With the release of Saturdays = Youth, Anthony Gonzalez apparently wants us to take the numerical designation in the name of his band literally. It doesn't take long at all to find the shiny, near-glistening influence of the 80s at work here, and the already-noted John Hughes film soundtracks are a perfect starting point. After a couple gorgeous, synth-heavy releases in Dead Cities, Red Seas & Lost Ghosts and Before The Dawn Heals Us, it's certainly not an entirely unsurprising next step, but the sheer level of sheen is still a bit surprising.
Production-wise, it's as stunning as one would expect, with billowy clouds of synths and lots of tom-heavy drum patterns that thud away dramatically under soaring guitars and breathy vocals. "You, Appearing" opens things up with repeating piano phrases and some falsetto vocals over backwards guitar notes, and "Kim & Jessie" take it into full-on new wave pop mode as vocals of indestructible youth add just the right amount of soft defiance. On "Skin Of The Night" and "Up!," Morgan Kibby takes on vocal duties, and the result is a mixed-bag, with the former taking on some of the lush, dreamy qualities of the Cocteau Twins while the latter falls into an inescapable syrup of both lyrical and musical corny-ness that is nearly un-listenable.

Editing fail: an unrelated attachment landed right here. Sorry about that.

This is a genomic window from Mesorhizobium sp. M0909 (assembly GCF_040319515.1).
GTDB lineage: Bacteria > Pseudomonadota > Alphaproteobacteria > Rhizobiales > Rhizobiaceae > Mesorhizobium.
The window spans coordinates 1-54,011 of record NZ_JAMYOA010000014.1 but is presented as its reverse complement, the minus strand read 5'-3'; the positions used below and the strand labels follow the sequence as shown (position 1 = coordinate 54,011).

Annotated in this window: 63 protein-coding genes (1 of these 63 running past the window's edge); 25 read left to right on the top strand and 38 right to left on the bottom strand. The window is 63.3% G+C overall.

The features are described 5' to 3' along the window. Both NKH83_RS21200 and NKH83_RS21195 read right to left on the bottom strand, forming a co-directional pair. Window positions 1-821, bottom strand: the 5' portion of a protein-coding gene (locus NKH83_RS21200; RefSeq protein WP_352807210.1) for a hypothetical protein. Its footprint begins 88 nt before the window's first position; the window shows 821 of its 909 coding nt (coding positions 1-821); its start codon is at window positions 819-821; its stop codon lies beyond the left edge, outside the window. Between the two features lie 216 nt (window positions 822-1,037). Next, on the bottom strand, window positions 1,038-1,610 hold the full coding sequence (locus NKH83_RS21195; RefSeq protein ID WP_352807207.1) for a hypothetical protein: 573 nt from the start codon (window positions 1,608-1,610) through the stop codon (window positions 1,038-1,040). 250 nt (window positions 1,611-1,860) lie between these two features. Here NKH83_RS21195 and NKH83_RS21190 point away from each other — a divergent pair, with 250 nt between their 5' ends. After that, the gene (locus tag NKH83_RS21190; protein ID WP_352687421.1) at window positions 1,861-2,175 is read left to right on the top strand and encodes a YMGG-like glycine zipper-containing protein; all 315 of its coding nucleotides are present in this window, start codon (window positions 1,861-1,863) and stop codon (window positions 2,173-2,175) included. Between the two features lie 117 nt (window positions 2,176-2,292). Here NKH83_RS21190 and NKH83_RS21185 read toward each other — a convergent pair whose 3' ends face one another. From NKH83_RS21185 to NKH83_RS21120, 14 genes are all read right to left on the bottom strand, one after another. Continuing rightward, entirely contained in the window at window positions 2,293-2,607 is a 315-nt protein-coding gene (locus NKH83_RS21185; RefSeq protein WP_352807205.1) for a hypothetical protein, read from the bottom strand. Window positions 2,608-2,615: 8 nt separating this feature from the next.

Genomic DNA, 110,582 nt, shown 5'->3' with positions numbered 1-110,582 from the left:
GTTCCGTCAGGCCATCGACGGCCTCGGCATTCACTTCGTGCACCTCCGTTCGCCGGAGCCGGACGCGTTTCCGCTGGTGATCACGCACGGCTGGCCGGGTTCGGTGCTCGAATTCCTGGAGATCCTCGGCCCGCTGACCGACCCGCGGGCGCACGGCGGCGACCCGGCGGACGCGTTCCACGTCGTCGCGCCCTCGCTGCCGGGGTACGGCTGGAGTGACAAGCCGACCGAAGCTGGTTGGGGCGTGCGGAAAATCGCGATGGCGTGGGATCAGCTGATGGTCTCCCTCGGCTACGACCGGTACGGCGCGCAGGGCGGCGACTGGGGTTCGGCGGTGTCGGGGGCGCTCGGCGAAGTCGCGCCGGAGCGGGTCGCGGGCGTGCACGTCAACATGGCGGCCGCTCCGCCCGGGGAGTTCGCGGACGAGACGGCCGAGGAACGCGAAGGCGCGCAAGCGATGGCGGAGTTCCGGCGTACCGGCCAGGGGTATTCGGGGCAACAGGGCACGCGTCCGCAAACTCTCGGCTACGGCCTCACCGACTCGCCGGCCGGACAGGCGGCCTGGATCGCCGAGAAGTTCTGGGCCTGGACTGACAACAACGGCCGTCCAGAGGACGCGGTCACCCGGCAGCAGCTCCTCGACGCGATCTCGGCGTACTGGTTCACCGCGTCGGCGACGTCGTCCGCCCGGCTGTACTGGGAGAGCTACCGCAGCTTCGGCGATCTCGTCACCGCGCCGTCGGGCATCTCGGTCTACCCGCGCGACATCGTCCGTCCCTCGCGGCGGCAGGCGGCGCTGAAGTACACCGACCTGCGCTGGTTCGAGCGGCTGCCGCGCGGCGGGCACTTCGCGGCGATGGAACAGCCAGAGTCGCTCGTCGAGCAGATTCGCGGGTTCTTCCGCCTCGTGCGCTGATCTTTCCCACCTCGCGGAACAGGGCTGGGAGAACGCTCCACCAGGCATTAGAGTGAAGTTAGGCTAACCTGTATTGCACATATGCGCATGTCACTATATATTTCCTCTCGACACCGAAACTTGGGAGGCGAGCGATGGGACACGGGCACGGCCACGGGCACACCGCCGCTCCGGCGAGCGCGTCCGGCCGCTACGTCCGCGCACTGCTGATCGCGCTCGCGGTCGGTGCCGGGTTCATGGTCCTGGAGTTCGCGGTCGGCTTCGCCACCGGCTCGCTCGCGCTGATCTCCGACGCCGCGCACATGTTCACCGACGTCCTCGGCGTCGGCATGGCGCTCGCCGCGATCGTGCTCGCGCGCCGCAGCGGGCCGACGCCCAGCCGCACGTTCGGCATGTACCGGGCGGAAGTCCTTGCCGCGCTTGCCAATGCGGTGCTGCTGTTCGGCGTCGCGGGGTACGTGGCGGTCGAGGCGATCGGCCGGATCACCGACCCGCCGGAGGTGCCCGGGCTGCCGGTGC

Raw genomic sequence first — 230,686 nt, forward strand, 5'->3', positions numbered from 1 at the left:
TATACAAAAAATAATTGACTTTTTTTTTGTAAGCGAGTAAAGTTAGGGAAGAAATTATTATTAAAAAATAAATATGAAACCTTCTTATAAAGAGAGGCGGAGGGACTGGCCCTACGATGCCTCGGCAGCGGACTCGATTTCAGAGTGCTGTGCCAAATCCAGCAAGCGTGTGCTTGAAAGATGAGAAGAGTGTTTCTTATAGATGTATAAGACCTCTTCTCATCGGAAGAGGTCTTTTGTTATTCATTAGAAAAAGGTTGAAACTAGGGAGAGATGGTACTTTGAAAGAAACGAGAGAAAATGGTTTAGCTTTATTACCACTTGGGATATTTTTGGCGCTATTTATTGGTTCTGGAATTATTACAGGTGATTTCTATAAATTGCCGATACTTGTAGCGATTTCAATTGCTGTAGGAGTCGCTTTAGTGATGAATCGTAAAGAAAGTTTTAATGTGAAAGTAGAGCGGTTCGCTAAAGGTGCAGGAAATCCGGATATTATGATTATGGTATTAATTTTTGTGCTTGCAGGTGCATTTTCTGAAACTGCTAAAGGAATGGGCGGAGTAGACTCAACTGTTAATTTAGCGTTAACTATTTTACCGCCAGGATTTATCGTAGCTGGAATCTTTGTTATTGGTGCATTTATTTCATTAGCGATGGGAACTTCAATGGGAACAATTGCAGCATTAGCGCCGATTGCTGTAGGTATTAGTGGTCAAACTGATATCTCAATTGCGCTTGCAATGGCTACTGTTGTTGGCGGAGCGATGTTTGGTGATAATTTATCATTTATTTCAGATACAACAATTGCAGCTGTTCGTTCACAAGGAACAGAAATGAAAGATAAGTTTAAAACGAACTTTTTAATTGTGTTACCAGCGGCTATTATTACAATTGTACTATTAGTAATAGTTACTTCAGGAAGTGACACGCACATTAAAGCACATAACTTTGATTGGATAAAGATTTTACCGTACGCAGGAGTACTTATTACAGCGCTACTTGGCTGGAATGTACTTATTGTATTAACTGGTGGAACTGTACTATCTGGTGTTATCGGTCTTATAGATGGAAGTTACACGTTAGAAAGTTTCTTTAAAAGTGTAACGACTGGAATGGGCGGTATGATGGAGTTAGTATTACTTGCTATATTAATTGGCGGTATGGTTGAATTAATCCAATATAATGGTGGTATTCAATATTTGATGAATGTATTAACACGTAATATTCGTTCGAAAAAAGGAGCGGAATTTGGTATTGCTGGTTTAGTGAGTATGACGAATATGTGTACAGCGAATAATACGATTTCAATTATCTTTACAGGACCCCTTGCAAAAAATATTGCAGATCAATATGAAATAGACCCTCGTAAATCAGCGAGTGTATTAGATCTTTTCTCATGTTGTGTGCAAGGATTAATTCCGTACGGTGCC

My biggest problems with the release are when they fall into those pockets of saccharine nostalgia simply for nostalgia's sake. If you go back to the touchpoints of the era in terms of music, there's certainly plenty of awful lyrics, and while I can often overlook lyrics if the music itself is strong, Saturdays = Youth sometimes lapses into a sort of emo shoegazer feel that's simply a bit too sickly-sweet for me. In other places (as on "Couleurs" and even the stunning ambient closer of "Midnight Souls Still Remain"), Gonzalez manages to churn out his stately sounds without consigning himself to retro-spooning. Even the dense "Dark Moves Of Love" mixes in subtle laser-blast sound effects, huge guitars, layers of synths, and thick reverb-heavy drums into something that definitely sounds like something of the 80s era, but with a new, more forward-leaning burst. Definitely retro, it's a different direction from Gonzalez and M83, but if you're looking to remember a time when John Cusack was actually in good movies, this will do the trick.